Good morning lovelies! Today I’m sharing my FIRST Photoshop tutorial and I’m pretty psyched because this is one of the handiest tools that I think all bloggers should be familiar with. In this clipping mask tutorial, you’ll learn how to create custom photo layouts as well as some pretty cool typography. Both of these things can be useful in creating blog posts and designs that look professional, cohesive, and unique. This tutorial is as easy as they come, so I think you’ll enjoy it! If you don’t have Photoshop, you can download a free 30-day trial on their website, which actually allows you to try out ALL Adobe software. Pretty sweet!
Since I’m covering two ways that you can use clipping masks today (photo layouts and typography), this tutorial will be divided into two parts. Now, let’s get crack-a-lackin’.
Tutorial One: Using Clipping Masks for Typography
Step One: Create a new document in Photoshop. If your document is going to be used on the web, I recommend setting the resolution to “72.” Next, type out your word(s). I chose “HELLO” to keep things simple, but you could also use this tutorial for blog headers, as text to lay on top of photos in posts, etc!
Step Two: Create a new layer ON TOP OF your text layer. You can create a new layer either by going to Layer >> New >> Layer (in the top menu) OR by clicking the thing that looks like a piece of paper next to the trash can in the bottom right of your layers panel. Your new layer will be blank (white). Then, you can draw whatever you want in that new layer. I chose to draw some colorful scribbles using the brush tool.
Step Three: Make sure your new layer is highlighted in the layers panel (like mine is). Then, go to Layer >> Create Clipping Mask. A shortcut is to hover between your two layers (in the layers panel) with your cursor while holding down the option key (on a Mac). You’ll see a little arrow pop up and when you click, it will create a clipping mask.
Step Four: Admire your badass work.
Alternatively, instead of creating a new layer in step two, you could drag a photo or another graphic on top of your text (just make sure it’s on top of your text in the layers panel). In the example below, I dragged a shiny gold image into my document. Then, when you create a clipping mask, your words will take on the effect of the image you’re using, which makes my words look gold!
Tutorial Two: Using Clipping Masks for Custom Photo Layouts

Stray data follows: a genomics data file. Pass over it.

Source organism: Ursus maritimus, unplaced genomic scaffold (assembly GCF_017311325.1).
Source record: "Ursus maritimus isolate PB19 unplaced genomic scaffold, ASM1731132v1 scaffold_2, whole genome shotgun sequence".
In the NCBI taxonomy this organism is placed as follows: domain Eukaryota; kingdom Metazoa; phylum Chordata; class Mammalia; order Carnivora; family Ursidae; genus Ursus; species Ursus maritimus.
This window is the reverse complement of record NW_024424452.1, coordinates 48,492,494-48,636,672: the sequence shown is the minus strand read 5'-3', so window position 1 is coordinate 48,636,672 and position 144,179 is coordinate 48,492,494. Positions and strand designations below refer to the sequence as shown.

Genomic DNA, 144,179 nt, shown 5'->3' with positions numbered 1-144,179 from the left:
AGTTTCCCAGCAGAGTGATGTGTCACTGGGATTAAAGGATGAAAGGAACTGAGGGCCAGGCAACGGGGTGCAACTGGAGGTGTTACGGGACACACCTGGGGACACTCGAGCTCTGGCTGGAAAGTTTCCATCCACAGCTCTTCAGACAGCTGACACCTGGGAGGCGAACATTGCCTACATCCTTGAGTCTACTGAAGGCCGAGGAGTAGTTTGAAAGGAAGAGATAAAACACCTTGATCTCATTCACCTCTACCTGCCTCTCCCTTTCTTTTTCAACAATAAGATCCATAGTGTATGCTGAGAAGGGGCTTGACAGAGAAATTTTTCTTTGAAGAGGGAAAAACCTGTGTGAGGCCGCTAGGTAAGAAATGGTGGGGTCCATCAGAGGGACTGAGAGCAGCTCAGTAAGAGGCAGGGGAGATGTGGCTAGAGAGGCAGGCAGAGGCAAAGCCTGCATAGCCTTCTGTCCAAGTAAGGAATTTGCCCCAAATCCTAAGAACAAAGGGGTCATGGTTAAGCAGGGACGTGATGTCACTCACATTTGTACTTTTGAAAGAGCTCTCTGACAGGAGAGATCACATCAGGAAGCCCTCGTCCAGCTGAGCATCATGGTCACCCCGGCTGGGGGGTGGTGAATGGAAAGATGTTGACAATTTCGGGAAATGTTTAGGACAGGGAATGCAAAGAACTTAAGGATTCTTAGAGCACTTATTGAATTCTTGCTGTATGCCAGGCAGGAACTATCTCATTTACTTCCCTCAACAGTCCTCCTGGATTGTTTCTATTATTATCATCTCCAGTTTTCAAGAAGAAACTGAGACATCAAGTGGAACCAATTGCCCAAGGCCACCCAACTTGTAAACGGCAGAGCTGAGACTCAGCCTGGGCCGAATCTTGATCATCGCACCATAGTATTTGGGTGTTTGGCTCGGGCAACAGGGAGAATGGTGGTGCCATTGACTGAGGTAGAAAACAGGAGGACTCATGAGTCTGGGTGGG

In this tutorial, you’ll learn how to make a custom photo layout. I’ll show you how to make a grid with four square images, but you can easily use this tutorial to create round images, grids with more images, etc.
Step One: Use the rectangle tool (in your toolbar on the left) to create a square. It doesn’t matter what color it is.
Step Two: Create three more squares. An easy way to do this? Right-click your first rectangle layer and then click “Duplicate Layer.” This will create an exact copy of your square, which you can then drag next to your original square. Then, you can highlight the first two (in the layers panel on the right) and click “Duplicate Layer” again and drag those two new copies to the bottom, so that you now have four squares of equal proportion and in the same alignment.
Step Three: Drag a photo or image into your document. This photo will take on the shape of the square that it sits ABOVE in the layers panel. The image below is important, because you’ll notice that my image is above the top left square in my layers panel AND it’s on top of that square in the actual document.
Then, same as the first tutorial, go to Layer >> Create Clipping Mask. You must select the TOP layer (i.e. the photo you want to trim) when creating the clipping mask. A shortcut, as mentioned above, is to hover between your two layers (in the layers panel) with your cursor while holding down the option key (on a Mac). You’ll see a little arrow pop up and when you click, it will create a clipping mask. The image should then be cut to take on the dimensions of the square. Want to move your image? Just drag the photo layer around until you get it into a position you like.
Step Four: Do the same thing to all of your other squares until you’ve created your layout. I often create layouts like this and then save them as templates on my computer, so that I can reuse them for future blog posts. You can see an example of a blog post I recently did where I used a clipping mask to easily create 20 photo layouts.
Make sense? I sure hope so! Let me know if you have any questions below. 🙂 If you end up making something with this tutorial, I’d LOVE to see it! And if you found this helpful, I’d kind of love you if you pinned it. 🙂 Also, let me know if there are any other Photoshop tutorials you’d love to see! I’d be happy to share. 🙂